This week, California’s Ferguson Fire has grown to 17,000 acres and claimed the life of a firefighter. Photos from it show towers of smoke rising above the Sierra Nevada mountains. Does that mean you should cancel your trip to nearby Yosemite National Park? If your kids are at summer camp there, are they safe? Is the park itself under threat?
As the fire season lengthens and as wildfires become both more severe and more common, we need to start rolling information about them into our everyday lives—just like we do with the weather forecast. Luckily, visualizing the spread of a wildfire has gotten as easy as predicting afternoon showers thanks to three powerful new tools.
The first in an upgrade to the government’s all-agency fire data clearing house InciWeb, which has gained a new map feature for each of the fires it reports. So instead of a wall of bureaucracy-speak, you can instead actually see exactly where a fire is burning when you go read about it. This info is updated each morning. Straight from that page, you can follow links to the fire’s hashtag on Twitter and Instagram for photos and crowdsourced information. A Facebook link directs you to the page of whichever agency is responsible for managing the fire, where that agency posts live updates and critical information.
Want to use that information to inform your navigation in the backcountry? The most powerful off-grid navigation app that you can get on your smartphone—OnX—just began rolling InciWeb’s data into its own map layer, again updated each morning. So long as you have data, you remain apprised of a fire’s current perimeter and you can overlay that info on topo, street, and satellite maps. OnX also allows you to add layers for historic fire locations, so you can plan around burn areas, too.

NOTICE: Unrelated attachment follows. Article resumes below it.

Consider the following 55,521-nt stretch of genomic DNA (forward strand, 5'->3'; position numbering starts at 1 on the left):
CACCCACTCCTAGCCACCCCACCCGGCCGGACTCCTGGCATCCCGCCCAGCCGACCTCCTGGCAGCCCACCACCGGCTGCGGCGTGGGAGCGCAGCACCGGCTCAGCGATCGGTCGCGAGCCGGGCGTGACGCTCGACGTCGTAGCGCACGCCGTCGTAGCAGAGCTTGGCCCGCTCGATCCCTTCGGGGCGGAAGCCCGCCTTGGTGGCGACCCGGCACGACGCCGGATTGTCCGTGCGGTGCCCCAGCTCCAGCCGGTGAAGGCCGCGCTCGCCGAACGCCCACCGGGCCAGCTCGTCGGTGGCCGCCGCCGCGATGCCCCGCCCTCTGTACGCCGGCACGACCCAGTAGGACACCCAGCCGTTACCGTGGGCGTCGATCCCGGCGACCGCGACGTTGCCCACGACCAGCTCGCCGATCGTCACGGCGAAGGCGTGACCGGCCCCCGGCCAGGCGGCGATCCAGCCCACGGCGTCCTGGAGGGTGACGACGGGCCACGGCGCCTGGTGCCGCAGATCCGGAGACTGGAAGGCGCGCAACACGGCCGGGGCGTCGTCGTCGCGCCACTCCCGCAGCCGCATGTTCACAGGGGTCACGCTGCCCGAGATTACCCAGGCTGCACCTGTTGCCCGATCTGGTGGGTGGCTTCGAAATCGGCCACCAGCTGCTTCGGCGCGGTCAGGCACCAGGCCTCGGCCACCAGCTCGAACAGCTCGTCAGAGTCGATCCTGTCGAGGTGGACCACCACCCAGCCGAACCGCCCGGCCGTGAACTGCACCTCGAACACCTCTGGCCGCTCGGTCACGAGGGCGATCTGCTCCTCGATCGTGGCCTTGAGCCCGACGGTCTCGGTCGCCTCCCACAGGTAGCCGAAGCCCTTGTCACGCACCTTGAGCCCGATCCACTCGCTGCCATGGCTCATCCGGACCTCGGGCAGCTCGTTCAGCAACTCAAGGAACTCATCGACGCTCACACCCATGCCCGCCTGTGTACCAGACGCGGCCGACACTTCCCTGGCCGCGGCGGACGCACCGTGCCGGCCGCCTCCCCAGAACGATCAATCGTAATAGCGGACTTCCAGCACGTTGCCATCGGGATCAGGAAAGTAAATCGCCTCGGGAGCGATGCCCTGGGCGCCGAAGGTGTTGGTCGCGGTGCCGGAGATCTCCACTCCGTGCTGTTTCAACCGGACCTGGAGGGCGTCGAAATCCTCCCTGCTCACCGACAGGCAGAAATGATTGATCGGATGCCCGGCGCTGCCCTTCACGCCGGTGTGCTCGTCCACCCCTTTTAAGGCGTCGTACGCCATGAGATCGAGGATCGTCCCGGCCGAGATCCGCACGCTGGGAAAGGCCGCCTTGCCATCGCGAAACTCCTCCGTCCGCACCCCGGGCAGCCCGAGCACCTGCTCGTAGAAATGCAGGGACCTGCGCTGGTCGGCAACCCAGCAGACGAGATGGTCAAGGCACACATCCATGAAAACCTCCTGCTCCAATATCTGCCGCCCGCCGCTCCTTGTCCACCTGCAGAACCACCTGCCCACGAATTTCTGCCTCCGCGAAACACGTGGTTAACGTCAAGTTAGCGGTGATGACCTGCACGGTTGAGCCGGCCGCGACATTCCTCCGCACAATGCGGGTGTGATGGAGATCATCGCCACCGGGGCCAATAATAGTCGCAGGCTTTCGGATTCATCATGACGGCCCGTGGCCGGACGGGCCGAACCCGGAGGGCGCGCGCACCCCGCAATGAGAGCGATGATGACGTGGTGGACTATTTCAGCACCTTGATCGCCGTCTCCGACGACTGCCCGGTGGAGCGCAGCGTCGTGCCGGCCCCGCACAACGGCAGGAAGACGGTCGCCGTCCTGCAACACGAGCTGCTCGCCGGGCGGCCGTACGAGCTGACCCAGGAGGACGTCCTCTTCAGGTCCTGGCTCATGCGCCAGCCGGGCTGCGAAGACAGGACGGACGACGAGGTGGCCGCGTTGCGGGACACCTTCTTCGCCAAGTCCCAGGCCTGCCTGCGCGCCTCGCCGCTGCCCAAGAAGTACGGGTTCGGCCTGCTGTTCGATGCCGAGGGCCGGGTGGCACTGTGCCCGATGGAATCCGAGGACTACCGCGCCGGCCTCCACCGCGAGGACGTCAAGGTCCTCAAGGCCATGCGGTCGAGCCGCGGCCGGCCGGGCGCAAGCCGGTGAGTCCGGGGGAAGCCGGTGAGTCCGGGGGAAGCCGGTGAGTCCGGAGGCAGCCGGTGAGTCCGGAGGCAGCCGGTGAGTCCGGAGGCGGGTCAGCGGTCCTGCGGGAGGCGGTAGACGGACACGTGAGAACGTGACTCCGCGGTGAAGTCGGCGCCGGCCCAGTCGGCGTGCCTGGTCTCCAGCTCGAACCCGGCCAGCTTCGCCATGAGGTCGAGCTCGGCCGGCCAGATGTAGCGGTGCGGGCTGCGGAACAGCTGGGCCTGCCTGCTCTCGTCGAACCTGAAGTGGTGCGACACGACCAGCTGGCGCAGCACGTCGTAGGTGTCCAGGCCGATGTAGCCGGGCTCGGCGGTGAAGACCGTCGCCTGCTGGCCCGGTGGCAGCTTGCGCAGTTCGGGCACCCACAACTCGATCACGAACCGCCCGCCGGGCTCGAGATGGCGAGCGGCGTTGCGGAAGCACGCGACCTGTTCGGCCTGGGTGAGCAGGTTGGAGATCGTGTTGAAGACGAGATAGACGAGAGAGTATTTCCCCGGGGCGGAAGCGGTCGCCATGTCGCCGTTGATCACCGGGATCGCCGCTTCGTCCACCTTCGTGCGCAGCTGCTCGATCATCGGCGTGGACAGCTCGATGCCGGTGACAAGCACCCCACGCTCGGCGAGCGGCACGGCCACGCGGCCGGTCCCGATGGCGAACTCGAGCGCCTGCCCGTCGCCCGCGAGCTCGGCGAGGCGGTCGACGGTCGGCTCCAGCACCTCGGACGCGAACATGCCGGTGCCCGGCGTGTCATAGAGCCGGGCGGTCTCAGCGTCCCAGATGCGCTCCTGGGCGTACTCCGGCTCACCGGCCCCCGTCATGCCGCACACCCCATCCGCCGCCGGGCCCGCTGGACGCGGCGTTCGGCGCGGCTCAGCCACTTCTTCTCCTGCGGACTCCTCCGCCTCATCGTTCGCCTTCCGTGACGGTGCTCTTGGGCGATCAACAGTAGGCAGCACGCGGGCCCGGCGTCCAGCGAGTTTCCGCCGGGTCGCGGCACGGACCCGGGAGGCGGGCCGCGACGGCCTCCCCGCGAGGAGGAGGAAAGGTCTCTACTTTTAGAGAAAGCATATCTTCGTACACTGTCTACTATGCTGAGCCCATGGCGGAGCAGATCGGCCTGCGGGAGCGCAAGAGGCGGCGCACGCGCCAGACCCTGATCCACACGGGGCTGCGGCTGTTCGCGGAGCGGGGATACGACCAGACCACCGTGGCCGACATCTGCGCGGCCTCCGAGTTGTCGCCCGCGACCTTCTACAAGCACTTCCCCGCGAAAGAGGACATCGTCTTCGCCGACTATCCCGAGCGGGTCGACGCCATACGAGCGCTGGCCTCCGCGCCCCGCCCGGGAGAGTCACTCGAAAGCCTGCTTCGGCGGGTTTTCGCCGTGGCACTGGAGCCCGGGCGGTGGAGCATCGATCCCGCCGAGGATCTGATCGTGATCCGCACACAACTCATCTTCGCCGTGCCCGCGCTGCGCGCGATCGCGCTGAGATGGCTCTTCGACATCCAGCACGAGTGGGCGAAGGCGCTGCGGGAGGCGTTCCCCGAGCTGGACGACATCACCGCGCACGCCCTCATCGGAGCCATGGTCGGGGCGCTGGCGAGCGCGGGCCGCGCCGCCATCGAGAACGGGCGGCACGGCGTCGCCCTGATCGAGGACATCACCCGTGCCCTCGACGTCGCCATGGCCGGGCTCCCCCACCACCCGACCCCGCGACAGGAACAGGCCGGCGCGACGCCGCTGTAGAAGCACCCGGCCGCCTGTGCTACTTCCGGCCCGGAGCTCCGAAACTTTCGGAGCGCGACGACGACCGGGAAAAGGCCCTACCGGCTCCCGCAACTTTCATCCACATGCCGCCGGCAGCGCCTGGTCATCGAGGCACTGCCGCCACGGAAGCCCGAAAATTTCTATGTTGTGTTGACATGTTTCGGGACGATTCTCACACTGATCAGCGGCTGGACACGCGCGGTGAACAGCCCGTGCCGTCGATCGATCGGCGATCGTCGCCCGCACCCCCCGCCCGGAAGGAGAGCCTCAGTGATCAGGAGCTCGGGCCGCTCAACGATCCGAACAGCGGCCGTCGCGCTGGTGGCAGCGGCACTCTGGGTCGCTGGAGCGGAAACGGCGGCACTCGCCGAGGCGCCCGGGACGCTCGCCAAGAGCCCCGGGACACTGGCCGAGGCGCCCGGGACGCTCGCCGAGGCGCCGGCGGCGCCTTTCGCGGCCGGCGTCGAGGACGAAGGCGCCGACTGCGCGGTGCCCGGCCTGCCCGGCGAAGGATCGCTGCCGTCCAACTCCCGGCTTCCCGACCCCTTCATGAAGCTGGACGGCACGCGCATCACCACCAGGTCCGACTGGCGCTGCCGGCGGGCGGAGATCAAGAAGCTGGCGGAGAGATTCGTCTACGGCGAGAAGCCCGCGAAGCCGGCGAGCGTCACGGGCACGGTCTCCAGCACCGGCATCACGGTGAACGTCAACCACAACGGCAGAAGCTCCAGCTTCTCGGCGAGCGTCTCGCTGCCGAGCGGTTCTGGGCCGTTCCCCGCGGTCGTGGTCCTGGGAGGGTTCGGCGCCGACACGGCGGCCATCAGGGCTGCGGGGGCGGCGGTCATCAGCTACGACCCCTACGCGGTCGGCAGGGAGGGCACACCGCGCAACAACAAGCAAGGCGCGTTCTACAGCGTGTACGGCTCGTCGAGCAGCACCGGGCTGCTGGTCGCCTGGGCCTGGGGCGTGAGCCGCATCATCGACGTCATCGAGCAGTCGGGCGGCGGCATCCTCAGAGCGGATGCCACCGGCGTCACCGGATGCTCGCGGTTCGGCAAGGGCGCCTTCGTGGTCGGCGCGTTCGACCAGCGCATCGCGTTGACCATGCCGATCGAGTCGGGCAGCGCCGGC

But what about smoke coverage? Variable wind conditions can make smoke’s movements difficult to predict, and there is no government reporting on it. Satellite images make it hard to tell smoke from clouds. Luckily, a new data visualization startup from Santa Fe, New Mexico, just released a tool that cleans up satellite imagery of wildfires and presents them in immediately understandable time-lapse format. Follow @WildfireSignal on Twitter and you’ll be able to track fire and smoke conditions as they evolve.
Together, these tools make forecasting fires as easy as predicting the weather. And just as there’s more to going outdoors than knowing if you’re going to get wet or not, there’s more you can do with that information than simply figuring out if an area is safe to visit. Is a fire burning toward a road? It may not yet be closed, but could be in a couple days when you plan to pass through. Want to pick mushrooms or bag a deer? Last year’s burn areas are often the best locations for both. Will the air be smokey? Look and see. Are your friends and family safe? So long as you know where they’re going, you can know for sure. And now you can figure all that out from the other side of the country, on your phone.